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How Cash Bail Works

The cash bail system is unfair to low-income people and people of color, but there are ways to fix it.

  • Adureh Onyekwere
Last Updated: February 24, 2021
Published: December 10, 2019

The United States is one of the only coun­tries in the world with a cash bail system that is domin­ated by commer­cial bail bonds­men. This system discrim­in­ates against people of color and the poor, and it is in dire need of reform. Some states and cities are making progress, but much more work is needed to bring fair­ness to this corner of the crim­inal justice system.

Pretrial detain­ees make up more than 70 percent of the U.S. jail popu­la­tion — approx­im­ately 536,000 people. Many of them are only there because they can’t afford bail.

What is cash bail?

Cash bail is used as a guar­an­tee that a defend­ant will return for a trial or hear­ings. The money is returned after they make all neces­sary court appear­ances, other­wise the bail is forfeited to the govern­ment.

In most places, a stand­ard bail amount is set for any alleged offense, but judges typic­ally have broad discre­tion to raise or lower it. The judge could also waive bail entirely and release a defend­ant on their “own recog­niz­ance,” which means that a person prom­ises that they will show up when they’re supposed to.

What if a person can’t afford to pay bail?

If a defend­ant is unable to pay his or her court-determ­ined bail amount, the person can try to use a private bail bond company. These compan­ies agree to be respons­ible for the defend­ant’s bail oblig­a­tion in exchange for a nonre­fund­able fee, called a bond premium, that is gener­ally 10 to 15 percent of the bail amount. The remainder is secured via collat­eral — a car, house, jewelry, etc. If a defend­ant misses a court appear­ance and the bond company pays, the company will use the collat­eral to recoup the full amount.

What are the effects of wait­ing in jail for trial?

Defend­ants who don’t have the funds to pay a bond premium are forced to await trial in jail. Pretrial deten­tion has dramat­ic­ally negat­ive effects on the outcome of a defend­ant’s case: those who are held pretrial are four times more likely to be sentenced to prison than defend­ants released prior to trial. Pretrial detain­ees are also likely to make hurried decisions to plead guilty to a lower charge to spend less time behind bars rather than chan­cing a higher charge and longer sentence at trial.

In addi­tion, the psycho­lo­gical trauma of unne­ces­sary pretrial deten­tion can be devast­at­ing. Kalief Browder was a 16-year-old accused of steal­ing a back­pack in New York City. Bail was set at $3,000, and his family could­n’t pay it. Browder languished in jail for three years await­ing trial, spend­ing much of the time in solit­ary confine­ment. Even­tu­ally, prosec­utors dropped the charges against him, but the damage was done — Browder commit­ted suicide soon after his release.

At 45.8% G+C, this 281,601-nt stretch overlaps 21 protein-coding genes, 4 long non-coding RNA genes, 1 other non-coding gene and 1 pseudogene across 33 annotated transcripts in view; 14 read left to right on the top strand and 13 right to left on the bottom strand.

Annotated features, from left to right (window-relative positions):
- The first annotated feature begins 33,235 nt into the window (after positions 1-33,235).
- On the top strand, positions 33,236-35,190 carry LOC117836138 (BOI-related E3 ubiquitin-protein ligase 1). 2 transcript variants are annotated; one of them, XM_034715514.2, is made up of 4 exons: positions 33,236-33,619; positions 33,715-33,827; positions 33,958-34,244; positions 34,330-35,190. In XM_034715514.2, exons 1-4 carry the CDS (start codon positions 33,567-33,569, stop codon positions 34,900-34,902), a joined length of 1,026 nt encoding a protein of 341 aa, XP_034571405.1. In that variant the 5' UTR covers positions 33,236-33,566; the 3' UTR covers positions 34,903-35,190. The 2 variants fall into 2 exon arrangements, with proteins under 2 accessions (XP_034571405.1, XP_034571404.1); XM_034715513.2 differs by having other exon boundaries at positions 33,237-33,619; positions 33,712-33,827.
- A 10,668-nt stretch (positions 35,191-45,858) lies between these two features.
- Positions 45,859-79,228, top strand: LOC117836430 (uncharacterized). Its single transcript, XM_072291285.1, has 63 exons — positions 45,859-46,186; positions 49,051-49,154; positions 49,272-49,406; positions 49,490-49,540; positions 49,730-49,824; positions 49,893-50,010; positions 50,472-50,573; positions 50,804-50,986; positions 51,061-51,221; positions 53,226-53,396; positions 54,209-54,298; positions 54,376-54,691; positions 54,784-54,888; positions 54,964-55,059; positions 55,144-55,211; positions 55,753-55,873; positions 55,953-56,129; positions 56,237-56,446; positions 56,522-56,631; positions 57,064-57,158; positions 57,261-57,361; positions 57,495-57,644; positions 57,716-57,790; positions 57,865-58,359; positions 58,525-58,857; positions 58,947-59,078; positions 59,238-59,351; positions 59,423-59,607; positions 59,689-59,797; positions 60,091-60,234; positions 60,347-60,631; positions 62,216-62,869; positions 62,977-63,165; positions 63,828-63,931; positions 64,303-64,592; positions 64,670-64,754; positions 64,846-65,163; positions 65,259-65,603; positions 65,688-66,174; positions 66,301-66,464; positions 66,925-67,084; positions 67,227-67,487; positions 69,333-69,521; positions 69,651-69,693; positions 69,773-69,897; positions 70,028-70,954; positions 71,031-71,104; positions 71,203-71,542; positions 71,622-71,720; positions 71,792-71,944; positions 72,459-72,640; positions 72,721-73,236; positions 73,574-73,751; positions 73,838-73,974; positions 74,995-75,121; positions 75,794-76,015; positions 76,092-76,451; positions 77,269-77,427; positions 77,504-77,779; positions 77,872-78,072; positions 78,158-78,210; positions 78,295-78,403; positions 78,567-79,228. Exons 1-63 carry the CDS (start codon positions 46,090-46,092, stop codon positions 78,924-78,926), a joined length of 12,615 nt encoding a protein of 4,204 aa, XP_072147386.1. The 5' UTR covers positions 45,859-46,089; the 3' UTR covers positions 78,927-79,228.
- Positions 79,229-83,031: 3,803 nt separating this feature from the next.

Who is hurt most by cash bail?

Bail prac­tices are frequently discrim­in­at­ory, with Black and Latino men assessed higher bail amounts than white men for similar crimes by 35 and 19 percent on aver­age, respect­ively. These discrim­in­at­ory prac­tices are clearly seen in Mary­land, where Black defend­ants were charged over double the amount of bond premi­ums than all other races put together, even though Blacks comprise only 30 percent of Maryland’s popu­la­tion.

How can the cash bail system be reformed?

Reforms have been proposed to curb the use of cash bail or elim­in­ate it alto­gether. In Febru­ary 2021, Illinois became the first state to end the prac­tice across the board. Initi­at­ives in cities like Phil­adelphia have ended the use of cash bail for low-level offend­ers. The move allowed author­it­ies to release over 1,700 people who were await­ing trial; an assess­ment found no negat­ive impact on recidiv­ism or courtroom appear­ance rates. In fact, the city’s First Judi­cial District repor­ted record-high appear­ance rates.

New York City insti­tuted an altern­at­ive-to-bail project in 2016, called the Super­vised Release Program. It gives judges the discre­tion to release defend­ants unable to afford bail, under the condi­tion that they peri­od­ic­ally meet with social work­ers and complete regu­lar phone check-ins. By March 2019, the program had delivered an 88 percent court appear­ance outcome, compar­able to results of a defend­ant being released on their own recog­niz­ance or bail.

Else­where at the state level, New Jersey effect­ively elim­in­ated mandat­ory cash bail in 2017, and defend­ants now have the presump­tion of release. The reforms determ­ine whether someone has to pay cash bail by calcu­lat­ing the risk of recidiv­ism based on a compu­ter­ized algorithm. Although algorithms can be prob­lem­atic because they can serve to rein­force the many biases that are present in soci­ety in general and the crim­inal justice system in partic­u­lar, this program has been a success. Since its applic­a­tion, the number of people held in pretrial deten­tion decreased by 67 percent.

In New York, a law elim­in­at­ing bail for those charged with certain misde­mean­ors, most nonvi­ol­ent felon­ies, and two felon­ies clas­si­fied as viol­ent took effect in 2020. Under this law, judges must either release defend­ants on their own recog­niz­ance or provide a non-monet­ary avenue to seek to ensure their court appear­ance. Judi­cial discre­tion in setting bail is main­tained for those charged with almost all viol­ent felon­ies and certain nonvi­ol­ent felon­ies such as sex offenses and witness tamper­ing.

The examples from these places are prom­ising, and many more state and local govern­ments should follow their lead. Until then, unfair cash bail prac­tices will endure nation­wide, result­ing in dramat­ic­ally differ­ent consequences based on race or wealth.